Stack Overflow is a community of 4.7 million programmers, just like you, helping each other.

Join them; it only takes a minute:

Sign up
Join the Stack Overflow community to:
  1. Ask programming questions
  2. Answer and help your peers
  3. Get recognized for your expertise

For example, if I have a function called add like

def add(x,y):
    return x+y

and I want the ability to convert a string or an input to direct to that function like

w=raw_input('Please input the function you want to use')

or

w='add'

Is there any way to use w to refer to the function add?

share|improve this question
up vote 20 down vote accepted

Since you are taking user input, the safest way is to define exactly what is valid input:

dispatcher={'add':add}
w='add'
try:
    function=dispatcher[w]
except KeyError:
    raise ValueError('invalid input')

If you want to evaluate strings like 'add(3,4)', you could use safe eval:

eval('add(3,4)',{'__builtins__':None},dispatcher)

eval in general could be dangerous when applied to user input. The above is safer since __builtins__ is disabled and locals is restricted to dispatcher. Someone cleverer than I might be able to still cause trouble, but I couldn't tell you how to do it.

WARNING: Even eval(..., {'__builtins__':None}, dispatcher) is unsafe to be applied to user input. A malicious user could run arbitrary functions on your machine if given the opportunity to have his string evaluated by eval.

share|improve this answer
1  
+1 for a safe eval construct. – Oscar Korz Oct 10 '11 at 22:50

One safe way is to map from names to functions. It's safer than using eval.

function_mappings = {
        'add': add,
}

def select_function():
    while True:
        try:
            return function_mappings[raw_input('Please input the function you want to use')]
        except KeyError:
            print 'Invalid function, try again.'
share|improve this answer

The built-in function eval will do what you want. All the usual warnings about executing arbitrary user-supplied code apply.

If there are a finite number of predefined functions, you should avoid eval and use a lookup table instead (i.e. Dict). Never trust your users.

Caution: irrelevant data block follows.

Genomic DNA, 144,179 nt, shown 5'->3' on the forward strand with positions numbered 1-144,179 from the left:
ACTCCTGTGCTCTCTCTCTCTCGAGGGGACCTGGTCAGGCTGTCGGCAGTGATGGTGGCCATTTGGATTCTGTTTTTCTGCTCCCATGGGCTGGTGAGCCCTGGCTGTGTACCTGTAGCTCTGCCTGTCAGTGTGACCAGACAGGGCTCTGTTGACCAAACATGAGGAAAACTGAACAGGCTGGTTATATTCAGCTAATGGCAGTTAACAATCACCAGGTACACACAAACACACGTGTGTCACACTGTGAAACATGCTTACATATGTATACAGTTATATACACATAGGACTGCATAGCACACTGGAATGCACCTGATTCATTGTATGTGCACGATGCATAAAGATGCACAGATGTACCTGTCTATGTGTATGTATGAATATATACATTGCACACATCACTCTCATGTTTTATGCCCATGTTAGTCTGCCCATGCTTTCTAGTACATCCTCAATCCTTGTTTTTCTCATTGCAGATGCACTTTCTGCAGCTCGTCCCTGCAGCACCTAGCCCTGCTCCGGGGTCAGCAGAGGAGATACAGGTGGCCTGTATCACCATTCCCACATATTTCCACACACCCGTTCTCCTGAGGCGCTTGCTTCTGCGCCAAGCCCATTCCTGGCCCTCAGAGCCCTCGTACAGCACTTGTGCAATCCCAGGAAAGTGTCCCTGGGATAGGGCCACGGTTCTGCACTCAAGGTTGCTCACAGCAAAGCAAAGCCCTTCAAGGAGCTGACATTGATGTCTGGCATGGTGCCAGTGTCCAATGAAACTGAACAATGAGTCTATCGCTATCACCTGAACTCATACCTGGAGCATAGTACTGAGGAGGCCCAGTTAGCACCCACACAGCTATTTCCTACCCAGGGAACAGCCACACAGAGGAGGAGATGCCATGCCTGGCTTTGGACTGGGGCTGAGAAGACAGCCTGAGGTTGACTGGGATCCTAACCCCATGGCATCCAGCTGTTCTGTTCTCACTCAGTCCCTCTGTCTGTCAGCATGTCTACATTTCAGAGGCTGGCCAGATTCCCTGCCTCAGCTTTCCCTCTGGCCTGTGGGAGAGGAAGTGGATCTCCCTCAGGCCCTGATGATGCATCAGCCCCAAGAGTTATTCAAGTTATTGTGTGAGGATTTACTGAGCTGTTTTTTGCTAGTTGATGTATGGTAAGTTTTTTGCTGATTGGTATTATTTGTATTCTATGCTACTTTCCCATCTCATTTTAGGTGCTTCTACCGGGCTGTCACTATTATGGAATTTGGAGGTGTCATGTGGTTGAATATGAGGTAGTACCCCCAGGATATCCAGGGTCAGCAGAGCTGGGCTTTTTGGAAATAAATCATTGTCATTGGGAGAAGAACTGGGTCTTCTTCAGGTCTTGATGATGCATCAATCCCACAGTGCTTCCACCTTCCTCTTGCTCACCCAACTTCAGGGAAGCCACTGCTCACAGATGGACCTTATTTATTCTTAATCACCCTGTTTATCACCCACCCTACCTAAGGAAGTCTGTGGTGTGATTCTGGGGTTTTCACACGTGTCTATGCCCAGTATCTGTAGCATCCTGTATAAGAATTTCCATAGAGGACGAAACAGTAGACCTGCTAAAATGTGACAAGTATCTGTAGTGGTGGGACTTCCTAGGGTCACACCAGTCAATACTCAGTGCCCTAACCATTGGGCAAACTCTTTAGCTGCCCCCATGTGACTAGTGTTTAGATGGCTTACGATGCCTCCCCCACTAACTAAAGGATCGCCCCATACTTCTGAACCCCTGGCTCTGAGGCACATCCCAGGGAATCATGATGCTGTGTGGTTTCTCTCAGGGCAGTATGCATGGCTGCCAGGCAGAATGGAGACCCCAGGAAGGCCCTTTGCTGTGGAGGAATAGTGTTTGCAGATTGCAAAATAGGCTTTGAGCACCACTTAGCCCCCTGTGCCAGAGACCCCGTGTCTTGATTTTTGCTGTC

share|improve this answer

unutbu's solution is what I would normally use, but for completeness sake:

If you are specifying the exact name of the function, you can use eval, although it is highly discouraged because people can do malicious things:

eval("add")(x,y)
share|improve this answer

If you are implementing a shell-like application where the user enter some command (such as add), and the application responses (return the sum), you can use the cmd module, which handles all the command interactions and dispatching for you. Here is an example:

#!/usr/bin/env python

import cmd
import shlex
import sys

class MyCmd(cmd.Cmd):
    def do_add(self, arguments):
        '''add - Adds two numbers the print the sum'''
        x, y = shlex.split(arguments)
        x, y = int(x), int(y)
        print x + y

    def do_quit(self, s):
        '''quit - quit the program'''
        sys.exit(0)

if __name__ == '__main__':
    cmd = MyCmd()
    cmd.cmdloop('type help for a list of valid commands')

Here is a sample running session:

$ python cmd_tryout.py
type help for a list of valid commands
(Cmd) help add
add - Adds two numbers the print the sum
(Cmd) add 5 3
8
(Cmd) quit

At the prompt (Cmd), you can issue the help command which you get for free. Other commands are add and quit which correspond to the do_add() and do_quit() functions.

Note that help command displays the docstring for your function. The docstring is a string immediately follows the function declararation (see do_add() for example).

The cmd module does not do any argument spliting, parsing, so you have to do it yourself. The do_add() function illustrates this.

This sample program should be enough to get you started. For more information look up the cmd help page. It is trivia to customize the prompt and other aspect of your program.

share|improve this answer

I've had many situation where I've needed to compare a string to an int and vice versa within a Django template.

I created a filter that allowed me to pass in the function name and using eval() convert it.

Example:

Template:

{% ifequal string int|convert:'str' %} do something {% endifequal %}

Template Filter (where i use a string to call the function name):

@register.filter
def convert(value, funcname):
    try:
        converted = eval(funcname)(value)
        return converted
    except:
        return value
share|improve this answer

Your Answer

 
discard

By posting your answer, you agree to the privacy policy and terms of service.

Not the answer you're looking for? Browse other questions tagged or ask your own question.